The juvenile is where we get the name "Powder Brown Tang ". It is very colorful as well, with shades of yellow around the top and bottom of the body shading into a light brown in the middle. The anal fin has a yellow and dark brown combination. The yellow dot at the pectoral fin is present as well as the white on the face, but not as pronounced as the adult; and there is a little line of white extending from the head to about mid dorsal.

Dr. Jungle says, "Will the real 'Powder Brown Tang' ... please step up!"
  Two very similar looking fish, and both claim the title of 'Powder Brown Tang'. As both of these fish have a very similar appearance overall in body and fin colorations and both have white on the face, a closer observation is needed to distinguish them.
  • Gold-rimmed Tang - Acanthurus nigricans (also known as the Whitecheek Surgeonfish)
  • White-faced Surgeonfish - Acanthurus japonicusis (also known as the Japan Surgeonfish)

   One difference, represented in their common names of 'White-faced' and 'Whitecheek', is the extent of the white on the face; the Gold-Rimmed (Whitecheek) has just a white patch under the eye while this same patch extends down to the mouth on the White-faced.
   There are some other markings that also distinguish these two. The White-faced has a red band along the back of the dorsal fin and a yellow spot just under the pectoral fin, both missing from the Gold-Rimmed. The Gold-Rimmed has a yellow band on the back third of the caudal fin that is missing from the White-faced. Also the brown coloration tends to extend over the entire body to the tail fin on the Gold-rimmed, while it fades into a yellowish color towards the back on the White-faced. A not so noticeable difference is that the White-faced has a more oval shaped body as well.

Length/Diameter of fish:    Adults reach 8.3 inches (21 cm).

Maintenance difficulty:    The White-faced Surgeonfish is a delicate fish when first obtained and can be difficult to acclimate. Though it is unknown exactly why, it is possibly related to stress induced during collection and shipment. They are not too picky about foods once they get settled. Offer lots of marine algae, a really good macro algae to get them eating initially like gracillaria is a good idea as most tangs can't resist it. Other good algaes are Japanese Nori, kombu, and spirulina. Make sure there are plenty of crevices for the fish to hide in to feel secure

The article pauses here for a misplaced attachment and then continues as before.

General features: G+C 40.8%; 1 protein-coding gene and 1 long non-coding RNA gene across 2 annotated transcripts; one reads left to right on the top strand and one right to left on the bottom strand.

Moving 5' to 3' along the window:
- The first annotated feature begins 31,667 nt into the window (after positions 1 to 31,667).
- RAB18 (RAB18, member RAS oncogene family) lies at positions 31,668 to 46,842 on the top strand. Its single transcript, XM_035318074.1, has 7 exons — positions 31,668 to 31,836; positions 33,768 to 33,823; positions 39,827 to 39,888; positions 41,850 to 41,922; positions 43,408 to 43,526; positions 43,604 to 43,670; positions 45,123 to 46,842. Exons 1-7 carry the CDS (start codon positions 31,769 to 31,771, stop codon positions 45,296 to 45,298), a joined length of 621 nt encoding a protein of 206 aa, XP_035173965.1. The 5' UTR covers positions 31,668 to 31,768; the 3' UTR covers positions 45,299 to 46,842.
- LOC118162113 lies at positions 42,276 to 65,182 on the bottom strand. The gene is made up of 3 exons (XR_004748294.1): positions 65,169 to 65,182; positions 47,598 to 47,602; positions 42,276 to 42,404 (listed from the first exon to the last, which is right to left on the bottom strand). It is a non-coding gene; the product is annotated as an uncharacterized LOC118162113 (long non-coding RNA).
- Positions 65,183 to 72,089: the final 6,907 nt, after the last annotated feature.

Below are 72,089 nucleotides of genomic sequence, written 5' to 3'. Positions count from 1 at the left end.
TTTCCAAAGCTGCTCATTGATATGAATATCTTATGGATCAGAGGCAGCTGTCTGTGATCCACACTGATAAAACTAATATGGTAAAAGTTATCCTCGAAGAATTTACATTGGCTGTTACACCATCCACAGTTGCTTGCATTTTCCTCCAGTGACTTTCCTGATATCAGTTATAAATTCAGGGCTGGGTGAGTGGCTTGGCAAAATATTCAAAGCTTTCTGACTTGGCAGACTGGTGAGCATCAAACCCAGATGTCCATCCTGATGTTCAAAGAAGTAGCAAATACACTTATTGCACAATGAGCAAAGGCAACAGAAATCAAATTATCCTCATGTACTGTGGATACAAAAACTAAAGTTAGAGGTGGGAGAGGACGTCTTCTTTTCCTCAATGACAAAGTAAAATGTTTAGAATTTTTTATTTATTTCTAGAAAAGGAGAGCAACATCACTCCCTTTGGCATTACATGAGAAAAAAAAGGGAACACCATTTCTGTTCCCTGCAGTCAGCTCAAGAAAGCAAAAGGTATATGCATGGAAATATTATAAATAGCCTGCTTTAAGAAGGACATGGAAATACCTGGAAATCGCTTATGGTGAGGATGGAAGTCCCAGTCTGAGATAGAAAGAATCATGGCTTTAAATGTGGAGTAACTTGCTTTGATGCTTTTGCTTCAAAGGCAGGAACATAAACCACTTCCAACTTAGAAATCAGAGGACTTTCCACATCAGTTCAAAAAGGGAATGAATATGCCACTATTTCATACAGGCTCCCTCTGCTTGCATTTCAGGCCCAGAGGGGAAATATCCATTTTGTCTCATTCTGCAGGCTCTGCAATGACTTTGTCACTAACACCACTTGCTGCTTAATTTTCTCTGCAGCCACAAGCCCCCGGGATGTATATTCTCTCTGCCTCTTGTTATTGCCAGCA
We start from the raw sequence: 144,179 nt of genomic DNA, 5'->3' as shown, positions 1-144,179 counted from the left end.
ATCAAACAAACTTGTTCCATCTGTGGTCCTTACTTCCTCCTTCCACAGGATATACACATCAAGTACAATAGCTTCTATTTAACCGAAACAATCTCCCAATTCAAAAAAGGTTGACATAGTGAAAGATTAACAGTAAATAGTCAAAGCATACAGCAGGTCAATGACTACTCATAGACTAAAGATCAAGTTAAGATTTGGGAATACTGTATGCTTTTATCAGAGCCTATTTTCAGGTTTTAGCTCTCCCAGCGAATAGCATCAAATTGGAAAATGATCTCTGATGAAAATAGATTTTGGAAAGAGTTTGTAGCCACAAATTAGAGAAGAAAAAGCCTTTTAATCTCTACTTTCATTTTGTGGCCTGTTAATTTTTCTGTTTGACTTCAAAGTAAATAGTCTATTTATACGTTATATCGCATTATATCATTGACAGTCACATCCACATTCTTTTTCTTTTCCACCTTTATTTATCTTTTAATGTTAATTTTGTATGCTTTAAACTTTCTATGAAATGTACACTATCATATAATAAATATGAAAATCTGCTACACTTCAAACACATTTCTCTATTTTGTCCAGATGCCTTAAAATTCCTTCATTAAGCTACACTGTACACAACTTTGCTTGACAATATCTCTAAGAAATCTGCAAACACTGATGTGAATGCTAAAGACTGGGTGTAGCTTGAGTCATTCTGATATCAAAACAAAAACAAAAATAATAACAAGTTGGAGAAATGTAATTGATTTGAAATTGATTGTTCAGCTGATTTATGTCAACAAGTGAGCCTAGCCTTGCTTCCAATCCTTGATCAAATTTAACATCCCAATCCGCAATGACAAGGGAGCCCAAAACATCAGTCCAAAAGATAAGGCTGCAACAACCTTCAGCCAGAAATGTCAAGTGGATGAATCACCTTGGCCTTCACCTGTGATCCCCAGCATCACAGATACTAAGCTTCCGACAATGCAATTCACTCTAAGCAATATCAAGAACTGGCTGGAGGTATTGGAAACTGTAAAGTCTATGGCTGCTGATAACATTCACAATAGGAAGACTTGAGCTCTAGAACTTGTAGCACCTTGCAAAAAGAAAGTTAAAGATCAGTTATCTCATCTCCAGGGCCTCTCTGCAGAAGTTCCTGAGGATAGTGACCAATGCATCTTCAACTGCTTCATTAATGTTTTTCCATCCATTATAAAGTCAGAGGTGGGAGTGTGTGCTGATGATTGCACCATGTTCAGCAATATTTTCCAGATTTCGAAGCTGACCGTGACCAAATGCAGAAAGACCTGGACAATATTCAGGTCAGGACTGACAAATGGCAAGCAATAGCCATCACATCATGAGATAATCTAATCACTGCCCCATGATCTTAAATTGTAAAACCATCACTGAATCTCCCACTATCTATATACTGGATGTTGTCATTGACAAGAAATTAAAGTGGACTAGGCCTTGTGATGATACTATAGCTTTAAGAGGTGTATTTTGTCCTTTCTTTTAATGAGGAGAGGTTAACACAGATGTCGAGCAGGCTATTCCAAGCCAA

It is generally hardy and can handle a wide range of water parameters once it is acclimated. However it will do best in an environment that provides consistency, not only in water conditions and quality, but also in decor and fellow inhabitants. It can be housed in a fish only tank or in a reef environment as it will not harm corals.
   There are some Acanthuridae members that are delicate and will require more specific care, but most will respond well if you employ a few technical considerations. All surgeonfish need an aquarium with plenty of aeration, a strong current will help to provide good oxygenation. Provide plenty of space, especially for adult specimens, along with lots of rocks/ corals with crevices for retreating and for sleeping. This decor will also lend itself to algae growth which surgeonfish enjoy grazing on, making them a valuable addition to a reef environment.
   Surgeonfish and tangs are continuous feeders and they need to be provided a proper diet. They are susceptible to nutritional disorders which may cause color loss and LLD (lateral line disease). Supplementing their diet with the addition of vitamin C to their food or adding a vitamin supplement directly to their water can help to avoid or aid in reducing these ailments. They are also susceptible to bacteria resulting from organic buildup which deteriorates water quality. Consequently they will need vigorous filtration, protein skimming, and regular small water changes.
   Many of the Acanthuridae members are very colorful, active, and attractive to aquarists. But they do not produce as much skin mucus on their bodies as other fish and can be susceptible to diseases such as Marine Ich and Marine Velvet. Surgeonfish are definitely a candidate for quarantine when you first receive them. They can be treated successfully with medical care or copper drugs, but because they have an important microfauna in their digestive system, prolonged or continuous use of a copper treatment is not advisable.
   In the wild a cleaner wrasse (Labroides sp.) will help them by taking parasites from their bodies, however these wrasses are extremely difficult to sustain in captivity. Alternative fish such as Neon Gobies (Gobiosoma spp.) or cleaner shrimp can help them by providing this cleaning service in the home aquarium.